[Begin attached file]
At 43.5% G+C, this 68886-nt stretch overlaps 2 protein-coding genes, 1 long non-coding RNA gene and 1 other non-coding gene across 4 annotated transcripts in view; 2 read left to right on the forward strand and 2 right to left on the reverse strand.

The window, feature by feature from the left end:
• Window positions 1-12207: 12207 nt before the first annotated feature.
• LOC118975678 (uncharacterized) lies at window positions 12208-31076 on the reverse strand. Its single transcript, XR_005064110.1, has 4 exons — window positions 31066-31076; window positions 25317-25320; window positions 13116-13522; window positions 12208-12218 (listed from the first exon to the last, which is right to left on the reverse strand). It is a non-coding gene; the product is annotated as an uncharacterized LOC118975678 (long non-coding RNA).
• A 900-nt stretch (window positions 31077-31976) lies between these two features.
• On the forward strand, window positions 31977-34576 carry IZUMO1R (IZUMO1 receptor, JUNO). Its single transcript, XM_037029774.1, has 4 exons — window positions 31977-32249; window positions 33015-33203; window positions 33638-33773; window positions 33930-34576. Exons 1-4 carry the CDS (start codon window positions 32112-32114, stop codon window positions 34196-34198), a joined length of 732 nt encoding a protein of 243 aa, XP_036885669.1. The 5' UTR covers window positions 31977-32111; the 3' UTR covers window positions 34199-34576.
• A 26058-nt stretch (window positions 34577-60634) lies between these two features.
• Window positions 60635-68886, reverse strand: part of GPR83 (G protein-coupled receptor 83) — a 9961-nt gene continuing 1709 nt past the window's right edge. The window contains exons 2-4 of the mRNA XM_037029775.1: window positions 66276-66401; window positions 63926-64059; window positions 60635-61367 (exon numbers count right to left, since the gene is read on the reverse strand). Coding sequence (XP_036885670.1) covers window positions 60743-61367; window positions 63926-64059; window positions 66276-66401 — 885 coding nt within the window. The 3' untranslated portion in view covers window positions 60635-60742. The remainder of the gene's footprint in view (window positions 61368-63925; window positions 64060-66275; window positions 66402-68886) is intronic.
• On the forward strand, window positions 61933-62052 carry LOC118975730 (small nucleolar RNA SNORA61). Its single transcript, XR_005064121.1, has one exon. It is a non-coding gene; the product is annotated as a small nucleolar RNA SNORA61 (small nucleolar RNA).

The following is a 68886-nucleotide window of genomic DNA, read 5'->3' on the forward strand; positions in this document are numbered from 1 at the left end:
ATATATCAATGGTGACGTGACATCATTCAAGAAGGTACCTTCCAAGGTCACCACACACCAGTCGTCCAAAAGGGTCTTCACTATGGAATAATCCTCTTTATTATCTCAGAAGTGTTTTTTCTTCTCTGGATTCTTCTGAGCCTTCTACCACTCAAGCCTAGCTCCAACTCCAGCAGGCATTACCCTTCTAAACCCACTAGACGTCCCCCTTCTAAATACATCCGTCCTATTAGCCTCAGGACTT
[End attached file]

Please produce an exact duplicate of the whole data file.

At 43.5% G+C, this 68886-nt stretch overlaps 2 protein-coding genes, 1 long non-coding RNA gene and 1 other non-coding gene across 4 annotated transcripts in view; 2 read left to right on the forward strand and 2 right to left on the reverse strand.

The window, feature by feature from the left end:
• Window positions 1-12207: 12207 nt before the first annotated feature.
• LOC118975678 (uncharacterized) lies at window positions 12208-31076 on the reverse strand. Its single transcript, XR_005064110.1, has 4 exons — window positions 31066-31076; window positions 25317-25320; window positions 13116-13522; window positions 12208-12218 (listed from the first exon to the last, which is right to left on the reverse strand). It is a non-coding gene; the product is annotated as an uncharacterized LOC118975678 (long non-coding RNA).
• A 900-nt stretch (window positions 31077-31976) lies between these two features.
• On the forward strand, window positions 31977-34576 carry IZUMO1R (IZUMO1 receptor, JUNO). Its single transcript, XM_037029774.1, has 4 exons — window positions 31977-32249; window positions 33015-33203; window positions 33638-33773; window positions 33930-34576. Exons 1-4 carry the CDS (start codon window positions 32112-32114, stop codon window positions 34196-34198), a joined length of 732 nt encoding a protein of 243 aa, XP_036885669.1. The 5' UTR covers window positions 31977-32111; the 3' UTR covers window positions 34199-34576.
• A 26058-nt stretch (window positions 34577-60634) lies between these two features.
• Window positions 60635-68886, reverse strand: part of GPR83 (G protein-coupled receptor 83) — a 9961-nt gene continuing 1709 nt past the window's right edge. The window contains exons 2-4 of the mRNA XM_037029775.1: window positions 66276-66401; window positions 63926-64059; window positions 60635-61367 (exon numbers count right to left, since the gene is read on the reverse strand). Coding sequence (XP_036885670.1) covers window positions 60743-61367; window positions 63926-64059; window positions 66276-66401 — 885 coding nt within the window. The 3' untranslated portion in view covers window positions 60635-60742. The remainder of the gene's footprint in view (window positions 61368-63925; window positions 64060-66275; window positions 66402-68886) is intronic.
• On the forward strand, window positions 61933-62052 carry LOC118975730 (small nucleolar RNA SNORA61). Its single transcript, XR_005064121.1, has one exon. It is a non-coding gene; the product is annotated as a small nucleolar RNA SNORA61 (small nucleolar RNA).

The following is a 68886-nucleotide window of genomic DNA, read 5'->3' on the forward strand; positions in this document are numbered from 1 at the left end:
ATATATCAATGGTGACGTGACATCATTCAAGAAGGTACCTTCCAAGGTCACCACACACCAGTCGTCCAAAAGGGTCTTCACTATGGAATAATCCTCTTTATTATCTCAGAAGTGTTTTTTCTTCTCTGGATTCTTCTGAGCCTTCTACCACTCAAGCCTAGCTCCAACTCCAGCAGGCATTACCCTTCTAAACCCACTAGACGTCCCCCTTCTAAATACATCCGTCCTATTAGCCTCAGGACTT